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Emily Thornberry Launches Leadership Campaign in Guildford

What does Emily Thornberry think about the marketisation of higher education, tuition fees, and Erasmus?

By Bethany Dawson

Being the town where in the 2019 General Election, Labour lost 11.3% of their vote share whilst the Conservatives retained their long-held seat and Liberal Democrats increased their vote share by 15.3%, one might suggest that Guildford is an odd choice to launch a leadership campaign for the Labour Party. Nevertheless, on the 17th of January, Emily Thornberry officially launched her campaign in her hometown of Guildford, at the Guildford Waterside centre, stating that “when I thought about where I wanted to actually formally launch my campaign for Labour leadership, I just wanted to come home.”

Thornberry’s choice of venue and town can also be seen as a nod to the call for Labour to begin rebuilding the community relationships that once underpinned the core values of the Labour party. The room in which we were sat was, frankly, very unimposing, and in fact housed the The Samson Centre for MS, a Guildford based charity supporting people living with MS. Thornberry choosing this specific venue also meant her donating to the charity, as verified by Jackie Payne, the centre manager. There was an odd juxtaposition between the loud sound of cameras, either from local or national press, or from Thornberry’s campaign, and the weak microphones that donned the stage. This was a community event, with primary school style chairs and engagement with the local, and very dedicated community. 

Reflecting on the latest General Election and the recent history of the Labour Party, Thornberry stated her pride to have “serve[d] in Jeremy Corbyn’s Shadow Cabinet for the past four years, and to [have done] so with unwavering loyalty to him and his leadership, especially at times when he was under pressure.” She does also, however, describe the results of the General Election as a “painful and crushing defeat.” Moving forward, she emphasised the importance of further investment in our smaller towns and cities in England, Scotland, and Wales, and also unequivocally stated that “antisemitism in our party must be rooted out.” Adding on what should be kept the same, Thornberry said that “[The Labour Party] must remain radical when it comes to our plans to tackle inequality and stitch back together the welfare safety net.”


The campaign launch was, as assumed to be true for the vast majority of political events, not aimed towards students, and students – aside from student activism – were not mentioned by Thornberry until the mic was passed to Incite. Given that a significant amount of student support for Labour relies on their promise to abolish tuition fees, I was curious about Thornberry’s commitment to that policy, as well as about the ways in which this would affect international students. When the subject was raised, she said that she will “keep the commitment on tuition fees” as “we need to make sure the population is as well educated as they can be, and we cannot ever stop people being educated because they’re afraid of falling into debt.” She also referred to the matter of high tuition fees as a matter of “intergenerational injustice.” Taking a patriotic tone on the note of supporting international students she said: “as shadow foreign secretary, I’ve met people who in their most formative years spend their time in Britain at university and fell in love with us, and actually it does a heck of a lot of good when they go home and they continue to have that strong link with Britain.”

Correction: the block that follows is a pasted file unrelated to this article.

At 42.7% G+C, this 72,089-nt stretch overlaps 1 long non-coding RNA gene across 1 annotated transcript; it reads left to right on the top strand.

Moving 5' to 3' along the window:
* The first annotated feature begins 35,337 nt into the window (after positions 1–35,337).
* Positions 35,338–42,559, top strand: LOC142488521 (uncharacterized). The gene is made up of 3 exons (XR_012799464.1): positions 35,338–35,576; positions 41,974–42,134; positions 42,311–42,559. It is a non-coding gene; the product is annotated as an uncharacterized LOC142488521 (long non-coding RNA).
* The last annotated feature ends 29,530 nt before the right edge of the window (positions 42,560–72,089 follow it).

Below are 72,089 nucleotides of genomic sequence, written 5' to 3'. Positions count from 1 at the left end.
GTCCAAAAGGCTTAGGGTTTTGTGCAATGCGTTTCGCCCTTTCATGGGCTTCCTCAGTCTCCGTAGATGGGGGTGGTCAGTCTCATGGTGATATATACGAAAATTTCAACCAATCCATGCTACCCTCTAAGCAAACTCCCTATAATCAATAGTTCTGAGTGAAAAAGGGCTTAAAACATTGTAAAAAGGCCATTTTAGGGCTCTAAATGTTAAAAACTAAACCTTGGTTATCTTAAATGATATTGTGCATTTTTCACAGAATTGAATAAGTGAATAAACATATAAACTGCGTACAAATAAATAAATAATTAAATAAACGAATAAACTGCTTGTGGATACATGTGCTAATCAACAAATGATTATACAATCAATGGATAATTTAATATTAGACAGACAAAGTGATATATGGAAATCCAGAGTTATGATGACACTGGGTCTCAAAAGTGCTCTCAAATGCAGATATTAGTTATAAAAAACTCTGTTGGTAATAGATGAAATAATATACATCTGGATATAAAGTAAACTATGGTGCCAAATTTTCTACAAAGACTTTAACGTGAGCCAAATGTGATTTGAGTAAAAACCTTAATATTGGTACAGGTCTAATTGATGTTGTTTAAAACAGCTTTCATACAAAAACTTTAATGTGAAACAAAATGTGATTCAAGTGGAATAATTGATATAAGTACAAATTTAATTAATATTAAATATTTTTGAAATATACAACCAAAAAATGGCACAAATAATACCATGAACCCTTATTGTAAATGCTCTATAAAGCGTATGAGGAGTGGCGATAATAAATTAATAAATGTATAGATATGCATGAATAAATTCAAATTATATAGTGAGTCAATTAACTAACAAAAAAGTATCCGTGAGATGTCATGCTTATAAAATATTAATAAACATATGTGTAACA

After the crowds had dissipated and Thornberry had formally launched her campaign with a speech closed by a standing ovation, I asked her two further questions on her potential leadership and commitment to students. The first question raised the issues that come with the growing marketisation of higher education, highlighting the fact that – in a profit driven sector – students at the University of Surrey face overcrowding that has now led to the University medical centre not taking more patients, and has once seen students having lectures in the nearby Odeon cinema. So I asked her about what she would do to support students in such situations. Her answer was frank, stating that “I didn’t know it was quite that bad, and my honest answer is I would like to know more.” Her answer both highlights the possibility for politicians to admit the gaps in their knowledge – something she stated was an important quality in a leader – and also the lack of discussion around the issues of our current marketised system. 

The second question I asked Thornberry was on the commons refusing the negotiate the future relationship between the UK and the Erasmus scheme post-Brexit, and what her opinion was. Her five second long head-shake preceded her saying that it is “so short sighted, and reckless”, and she described the Erasmus scheme as a “great scheme, great for internationalism, and [The UK] get a huge amount from it, so do other countries.”

Having Thornberry come to Guildford was a gesture to state that the town – despite being strongly pinned as a Conservative stronghold in the past as well as for the foreseeable future – will not be forgotten by this candidate. The community is obviously special to her, and the sharp differences in socio-economic status  in the area are highly applicable to the Labour ambition. 

For all those tired by the constant unrest in politics, you should not expect a break anytime soon, with the Labour elections not concluding until the 4th of April, we’ve got a while to go until contest ceases.

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